An American book salesman (Lloyd) is persuaded to go to the kingdom of Thermosa to impersonate the Prince. He is greeted by a peasants' revolt before the real prince shows up to claim his ...
See full summary »
While running away from his girl's father, their car breaks down in front of a dance hall run by crooks. Harold has to not only stay one step ahead of the girl's father, but also those trying to rob them of everything they have.
Our hero (Lloyd) is infatuated with a girl in the next office. In order to drum up business for her boss, an osteopath, he gets an actor friend to pretend injuries that the doctor "cures", ... See full summary »
The young couple have decided to marry and it is time to ask the father for the hand of his daughter. Problem is, the father does not want to give the daughter away. So every time he goes ... See full summary »
While at an amusement park, two men try to win the heart of a young lady. They compete with each other while attempting to find her runaway dog, and they race to ask her mother's permission to take her up in a hot air balloon.
After numerous failed attempts to commit suicide, our hero (Lloyd) runs into a lawyer who is looking for a stooge to stand in as a groom in order to secure an inheritance for his client (... See full summary »
An American book salesman (Lloyd) is persuaded to go to the kingdom of Thermosa to impersonate the Prince. He is greeted by a peasants' revolt before the real prince shows up to claim his throne and princess. The revolution succeeds and the American is elected president of the new republic.Written by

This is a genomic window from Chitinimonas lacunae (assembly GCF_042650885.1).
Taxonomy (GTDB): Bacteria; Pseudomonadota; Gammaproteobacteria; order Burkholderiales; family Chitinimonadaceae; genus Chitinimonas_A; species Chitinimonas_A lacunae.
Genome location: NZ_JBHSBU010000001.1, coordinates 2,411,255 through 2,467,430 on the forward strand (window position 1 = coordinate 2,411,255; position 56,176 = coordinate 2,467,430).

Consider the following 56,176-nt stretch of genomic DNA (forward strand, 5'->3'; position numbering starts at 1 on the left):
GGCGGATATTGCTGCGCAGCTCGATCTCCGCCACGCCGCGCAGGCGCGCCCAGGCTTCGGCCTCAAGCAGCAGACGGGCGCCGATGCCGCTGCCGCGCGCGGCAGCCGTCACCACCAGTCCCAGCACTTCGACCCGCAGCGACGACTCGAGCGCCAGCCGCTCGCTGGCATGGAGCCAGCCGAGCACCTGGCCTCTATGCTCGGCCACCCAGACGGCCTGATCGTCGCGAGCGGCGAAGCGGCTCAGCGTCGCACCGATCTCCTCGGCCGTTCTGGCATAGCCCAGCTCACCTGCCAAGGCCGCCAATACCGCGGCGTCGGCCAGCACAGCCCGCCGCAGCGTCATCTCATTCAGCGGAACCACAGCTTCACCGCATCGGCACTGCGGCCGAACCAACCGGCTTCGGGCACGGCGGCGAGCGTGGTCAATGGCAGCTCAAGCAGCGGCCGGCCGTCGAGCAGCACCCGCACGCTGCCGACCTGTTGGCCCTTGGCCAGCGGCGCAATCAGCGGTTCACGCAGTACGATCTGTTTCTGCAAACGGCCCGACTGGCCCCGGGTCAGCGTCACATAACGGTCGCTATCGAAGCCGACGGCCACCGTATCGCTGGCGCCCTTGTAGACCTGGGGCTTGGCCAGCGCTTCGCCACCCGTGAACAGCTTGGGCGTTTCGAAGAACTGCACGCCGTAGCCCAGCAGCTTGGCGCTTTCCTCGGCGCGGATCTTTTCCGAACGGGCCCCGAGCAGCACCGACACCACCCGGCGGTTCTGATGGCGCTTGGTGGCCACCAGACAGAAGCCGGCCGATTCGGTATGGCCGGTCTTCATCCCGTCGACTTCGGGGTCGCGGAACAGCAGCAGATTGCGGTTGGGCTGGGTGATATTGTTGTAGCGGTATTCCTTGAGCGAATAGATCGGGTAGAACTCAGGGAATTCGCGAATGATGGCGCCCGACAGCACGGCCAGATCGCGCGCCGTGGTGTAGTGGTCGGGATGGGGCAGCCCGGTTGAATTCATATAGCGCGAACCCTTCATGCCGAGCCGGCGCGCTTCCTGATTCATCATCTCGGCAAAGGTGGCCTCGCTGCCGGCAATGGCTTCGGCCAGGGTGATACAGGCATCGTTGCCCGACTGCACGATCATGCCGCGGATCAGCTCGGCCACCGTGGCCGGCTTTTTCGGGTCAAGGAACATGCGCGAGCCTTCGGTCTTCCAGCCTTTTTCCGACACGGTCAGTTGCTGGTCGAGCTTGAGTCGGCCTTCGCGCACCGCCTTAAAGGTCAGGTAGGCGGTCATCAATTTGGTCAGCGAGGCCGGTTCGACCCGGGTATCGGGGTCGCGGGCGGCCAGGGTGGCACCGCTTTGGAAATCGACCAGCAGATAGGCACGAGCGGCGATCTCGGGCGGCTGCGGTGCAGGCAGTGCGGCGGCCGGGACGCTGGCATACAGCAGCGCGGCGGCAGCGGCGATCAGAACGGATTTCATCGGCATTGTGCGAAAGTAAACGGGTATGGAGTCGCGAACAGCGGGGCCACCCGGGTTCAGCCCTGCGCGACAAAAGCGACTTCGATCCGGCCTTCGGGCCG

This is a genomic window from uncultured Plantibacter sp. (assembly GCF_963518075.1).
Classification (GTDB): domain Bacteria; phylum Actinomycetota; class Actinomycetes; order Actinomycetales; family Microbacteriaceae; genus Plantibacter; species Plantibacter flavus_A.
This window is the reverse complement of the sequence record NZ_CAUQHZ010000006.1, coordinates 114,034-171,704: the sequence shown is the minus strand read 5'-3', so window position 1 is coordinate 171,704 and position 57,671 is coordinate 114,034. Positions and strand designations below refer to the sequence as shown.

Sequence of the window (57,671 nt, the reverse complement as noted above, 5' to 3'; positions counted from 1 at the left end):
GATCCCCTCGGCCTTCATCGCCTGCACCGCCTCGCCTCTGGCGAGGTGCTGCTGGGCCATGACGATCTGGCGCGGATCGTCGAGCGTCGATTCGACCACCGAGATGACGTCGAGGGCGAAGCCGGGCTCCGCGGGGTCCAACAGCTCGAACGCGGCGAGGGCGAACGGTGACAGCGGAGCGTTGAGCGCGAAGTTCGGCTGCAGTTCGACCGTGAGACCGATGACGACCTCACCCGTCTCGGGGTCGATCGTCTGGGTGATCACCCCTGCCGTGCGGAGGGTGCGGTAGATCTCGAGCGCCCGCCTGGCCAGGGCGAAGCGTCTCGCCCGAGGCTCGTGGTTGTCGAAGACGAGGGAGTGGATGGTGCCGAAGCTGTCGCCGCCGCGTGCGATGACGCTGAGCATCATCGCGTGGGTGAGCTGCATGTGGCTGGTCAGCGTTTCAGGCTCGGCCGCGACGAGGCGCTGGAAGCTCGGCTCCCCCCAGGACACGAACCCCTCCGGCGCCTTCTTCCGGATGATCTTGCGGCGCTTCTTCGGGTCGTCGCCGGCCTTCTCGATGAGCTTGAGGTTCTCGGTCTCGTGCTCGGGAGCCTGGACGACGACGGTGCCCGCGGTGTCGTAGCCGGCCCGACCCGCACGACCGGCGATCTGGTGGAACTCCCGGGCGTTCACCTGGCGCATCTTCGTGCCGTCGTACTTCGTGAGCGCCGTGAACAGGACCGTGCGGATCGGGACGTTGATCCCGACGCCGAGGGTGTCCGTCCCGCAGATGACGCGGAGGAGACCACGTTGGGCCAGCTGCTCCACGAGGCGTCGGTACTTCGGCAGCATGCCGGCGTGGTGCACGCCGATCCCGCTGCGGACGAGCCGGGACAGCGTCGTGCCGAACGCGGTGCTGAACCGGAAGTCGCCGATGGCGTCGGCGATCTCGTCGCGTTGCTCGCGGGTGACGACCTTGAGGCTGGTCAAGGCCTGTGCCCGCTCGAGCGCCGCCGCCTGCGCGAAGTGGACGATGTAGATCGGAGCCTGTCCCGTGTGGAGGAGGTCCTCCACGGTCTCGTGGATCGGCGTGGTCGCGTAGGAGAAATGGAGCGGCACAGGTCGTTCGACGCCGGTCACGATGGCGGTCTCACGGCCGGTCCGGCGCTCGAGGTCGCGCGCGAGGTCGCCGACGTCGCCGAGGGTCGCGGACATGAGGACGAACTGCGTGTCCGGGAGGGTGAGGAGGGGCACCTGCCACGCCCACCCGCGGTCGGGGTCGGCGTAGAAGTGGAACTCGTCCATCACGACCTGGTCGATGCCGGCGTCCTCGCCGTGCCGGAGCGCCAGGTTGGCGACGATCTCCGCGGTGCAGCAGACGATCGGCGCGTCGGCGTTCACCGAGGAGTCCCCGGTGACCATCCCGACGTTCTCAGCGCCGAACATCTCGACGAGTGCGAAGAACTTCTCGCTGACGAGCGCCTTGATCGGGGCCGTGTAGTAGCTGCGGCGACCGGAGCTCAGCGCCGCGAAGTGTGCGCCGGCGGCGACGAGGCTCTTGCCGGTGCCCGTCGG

Herman Seifer <firstname.lastname@example.org>
Some prints of this film with latter-day title cards re-name several of the characters, calling the King "Louis XIVIIX&", misspelling the name of 'Snub' Pollard's character ("Requefort") and calling the bodyguard/tutor "Count Nichola Throwe" (i.e. Nickel-a-Throw). Prints featuring the original title cards do not use these names. The original name of the King, Razzamatazz, is confirmed in an insert shot of a telegram that appears in all prints. See more »
The vamp's apartment number changes several times between 16 and 17. See more »
Our boat sails in an hour - railroad time.
See more »
Harold Lloyd plays an American boy who is asked by a lookalike Prince to pretend to be him and marry the Princess (Mildred Davis). Lloyd agrees to do this but once in the new place he finds himself under attack by the locals who believe him to be the real Prince. HIS ROYAL SLYNESS has a couple funny scenes, which makes it worth watching to Lloyd fans but there's still no question that this is far from the actor's best work. I think the best scenes actually happen early on when we see the real Prince trying to make the moves on his mistress. The first sequence where the Prince meets the American contained some simple but effective laughs. The second portion of the film isn't nearly as strong as the American finds himself in a new land, trying to impress a girl and then of course coming under attack by the local people. Lloyd at least gets to show off some of his comic timing and especially during a sequence where he pretends to be a hunchback but the only problem is that the hunch keeps moving places. I think the story itself has enough cuteness to it and especially the story dealing with the Prince and the Princess. Again, this is certainly far from great material but it's worth watching.
2 of 2 people found this review helpful.
Was this review helpful to you?
| Report this